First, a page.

Defense Against Crime


What you need to know about Phishing

In the sport of fishing, the fisherman drops bait that is disguised as a food source for the fish into the water. A fish sees it, and thinking that it is something they want or need, go to eat it, only to be snared by a hidden hook. Phishing employs the same methods and techniques. “Phishing” is a highly popular form of social engineering. Unlike other forms of cyber attacks, phishing does not take elaborate software, viruses, or hacking to get information from its victim. The bait of choice for these criminals is a tool readily available to nearly everyone with an internet connection your e-mail address. It is relatively easy to acquire a few hundred email accounts and trick people into giving away personal information. The user is given bait in the form of an e-mail from a seemingly legitimate source, such as a bank, Credit Card Company, sweepstakes, college bursar’s office, even the IRS. The goal is to trick the user into taking the bait and providing personal information by either requesting information or “verification” of identity and financial information. Usually financial related e-mails carry some dire warning to this or similar effect: “If we do not receive verification of your information within 24 hours, your account will be suspended and your funds unavailable to you”

Getting you to take the Bait

Most of the time, the e-mail contains a hyperlink to fraudulent, but very legitimate-looking web site, complete with official logos and even official content. The page features an authenticate-looking fill-in -, which asks you to supply personal information such as your name, address, phone number, Social Security Number, ATM PIN, credit card account numbers, bank account numbers, and driver’s licenses number. They are looking for information that will allow them to either access your accounts to clean you out or information they can use to steal your identity. Many people in the internet age are so conditioned to respond quickly to “official” request and to fill in “official: forms, that without thinking we give up this information.

Who are these Phishers?

Phishers pretend to be trusted sources, and often prey on older people. Many pretend they are your bank or website like Facebook or PayPal, and ask for you to input passwords or other info to solve a potential problem. Others Phishers may pretend to be people you know (sometimes through hijacked email addresses) or try to prey on your family using information about you publicly viewable on social networks, like LinkedIn, Facebook, or Google+. People have been scammed on Facebook by people pretending to be their friends or relatives.

There’s no software cure for phishing. If there was device to prevent people from being fooled, it would be a best seller. Computer users, simply have to stay educated and aware of these scams. They need to critically and carefully read emails before clicking links or giving out information. Here’s a few brief tips to keep yourself safe from phishers.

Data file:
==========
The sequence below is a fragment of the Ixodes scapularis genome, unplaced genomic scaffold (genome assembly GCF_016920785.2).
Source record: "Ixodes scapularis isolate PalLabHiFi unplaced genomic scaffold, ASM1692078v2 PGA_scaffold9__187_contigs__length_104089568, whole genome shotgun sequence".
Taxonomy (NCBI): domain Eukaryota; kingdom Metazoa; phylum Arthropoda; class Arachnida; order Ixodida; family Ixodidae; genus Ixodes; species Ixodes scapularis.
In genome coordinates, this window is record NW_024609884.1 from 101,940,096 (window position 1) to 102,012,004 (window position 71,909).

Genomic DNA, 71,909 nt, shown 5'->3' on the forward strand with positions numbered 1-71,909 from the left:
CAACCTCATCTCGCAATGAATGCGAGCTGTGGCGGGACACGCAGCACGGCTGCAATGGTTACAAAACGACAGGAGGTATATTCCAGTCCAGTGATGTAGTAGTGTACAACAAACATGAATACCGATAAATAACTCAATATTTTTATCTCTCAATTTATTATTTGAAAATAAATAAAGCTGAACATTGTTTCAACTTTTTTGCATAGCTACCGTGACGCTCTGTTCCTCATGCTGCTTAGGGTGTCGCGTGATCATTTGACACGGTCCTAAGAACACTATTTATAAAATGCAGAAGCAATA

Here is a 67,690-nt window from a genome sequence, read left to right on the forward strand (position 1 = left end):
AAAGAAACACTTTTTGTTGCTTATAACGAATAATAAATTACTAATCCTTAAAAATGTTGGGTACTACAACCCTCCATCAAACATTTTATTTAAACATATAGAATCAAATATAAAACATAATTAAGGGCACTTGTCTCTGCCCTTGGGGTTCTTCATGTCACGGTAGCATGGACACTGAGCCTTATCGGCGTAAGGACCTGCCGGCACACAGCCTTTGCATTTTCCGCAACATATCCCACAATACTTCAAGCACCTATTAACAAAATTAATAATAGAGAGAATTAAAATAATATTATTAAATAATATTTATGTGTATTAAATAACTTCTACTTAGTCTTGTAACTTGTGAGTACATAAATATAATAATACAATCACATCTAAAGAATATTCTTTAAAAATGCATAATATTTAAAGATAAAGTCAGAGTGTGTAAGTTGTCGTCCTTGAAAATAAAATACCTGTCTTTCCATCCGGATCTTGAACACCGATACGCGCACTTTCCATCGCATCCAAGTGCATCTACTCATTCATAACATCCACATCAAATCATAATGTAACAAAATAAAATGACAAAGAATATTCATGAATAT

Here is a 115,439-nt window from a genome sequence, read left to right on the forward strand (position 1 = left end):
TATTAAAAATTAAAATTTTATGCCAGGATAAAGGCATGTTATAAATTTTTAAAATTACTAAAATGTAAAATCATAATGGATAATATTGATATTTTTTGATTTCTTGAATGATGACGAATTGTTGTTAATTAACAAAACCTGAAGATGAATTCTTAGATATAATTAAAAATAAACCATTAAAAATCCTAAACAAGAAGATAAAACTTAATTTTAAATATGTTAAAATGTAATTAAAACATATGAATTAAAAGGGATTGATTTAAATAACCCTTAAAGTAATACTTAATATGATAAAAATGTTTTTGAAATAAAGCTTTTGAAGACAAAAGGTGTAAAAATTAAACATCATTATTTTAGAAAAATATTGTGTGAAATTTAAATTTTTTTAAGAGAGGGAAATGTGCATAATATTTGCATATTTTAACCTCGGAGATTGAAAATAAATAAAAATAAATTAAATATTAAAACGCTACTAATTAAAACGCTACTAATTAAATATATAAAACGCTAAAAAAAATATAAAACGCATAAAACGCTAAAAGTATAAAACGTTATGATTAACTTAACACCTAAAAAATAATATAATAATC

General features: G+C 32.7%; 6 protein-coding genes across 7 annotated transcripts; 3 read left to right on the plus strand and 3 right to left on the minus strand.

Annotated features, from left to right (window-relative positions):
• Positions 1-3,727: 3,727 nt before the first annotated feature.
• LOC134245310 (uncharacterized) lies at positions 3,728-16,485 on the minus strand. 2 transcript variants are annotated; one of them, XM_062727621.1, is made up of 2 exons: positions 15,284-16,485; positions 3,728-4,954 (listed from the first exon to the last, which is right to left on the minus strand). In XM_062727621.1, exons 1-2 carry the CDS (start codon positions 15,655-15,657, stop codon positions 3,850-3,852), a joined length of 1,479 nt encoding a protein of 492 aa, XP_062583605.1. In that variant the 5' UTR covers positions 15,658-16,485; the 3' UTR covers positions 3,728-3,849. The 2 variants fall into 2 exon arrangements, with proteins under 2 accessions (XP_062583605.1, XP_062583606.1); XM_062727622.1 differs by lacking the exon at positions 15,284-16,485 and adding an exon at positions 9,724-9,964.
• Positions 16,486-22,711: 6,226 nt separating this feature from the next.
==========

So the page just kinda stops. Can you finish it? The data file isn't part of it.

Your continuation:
• Don’t open emails from suspicious addresses or people you don’t know. Email isn’t really a safe place to meet new people!
  • You may have friends that have email addresses that are compromised, and you may get phishing emails from them. If they send you anything weird, or aren’t acting like themselves, you may want to ask them (in person) if they’ve been hacked.
  • Don’t click links in emails if you’re suspicious. Ever.
  • If you end up on a website, you can generally tell who it is by checking the certificate or looking at the URL. (Paypal, above, is genuine. The IRS, at the lead of this section, is fraudulent.)
  • NO BANK, GOVERNMENT AGENCY, UNIVERSITY, OR OTHER BUSINESS will ever send you an unsolicited e-mail request for identifying information. Certainly, no legitimate organization will ask for PIN or passwords.

Detecting the Phish: The URL

Most Of the fake web pages direct you to an unofficial URL. You can Google the IRS and see that their web page address (URL) is

  • Look at this URL. It seems unlikely that the IRS would be parking a website on a URL like this.

  • An authentic website may provide a security certificate, like does. The IRS does not, but US government websites almost always have a .GOV top-level domain instead of .COM or .ORG. It’s very unlikely that phishers will be able to buy a .GOV domain.
  • If you think your bank or other secure service may need information from you, or you need to update your account, do not click the links in your emails. Instead, type in the official URL and visit the site in question normally. This guarantees you won’t be redirected to a dangerous, fraudulent website, and you can check to see if you have the same notice when you log in.
  • You should always verify via telephone using the phone numbers on the official site, if this is a legitimate request. NO NOT USE the phone numbers of the suspected scam site.
  • Never, ever give out personal information like credit card or debit card numbers, email addresses, phone numbers, names, addresses or social security numbers unless you’re absolutely sure you trust that person enough to share that information.
  • If you want to have some fun: Put a boot on their phish hook.

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1 Comment

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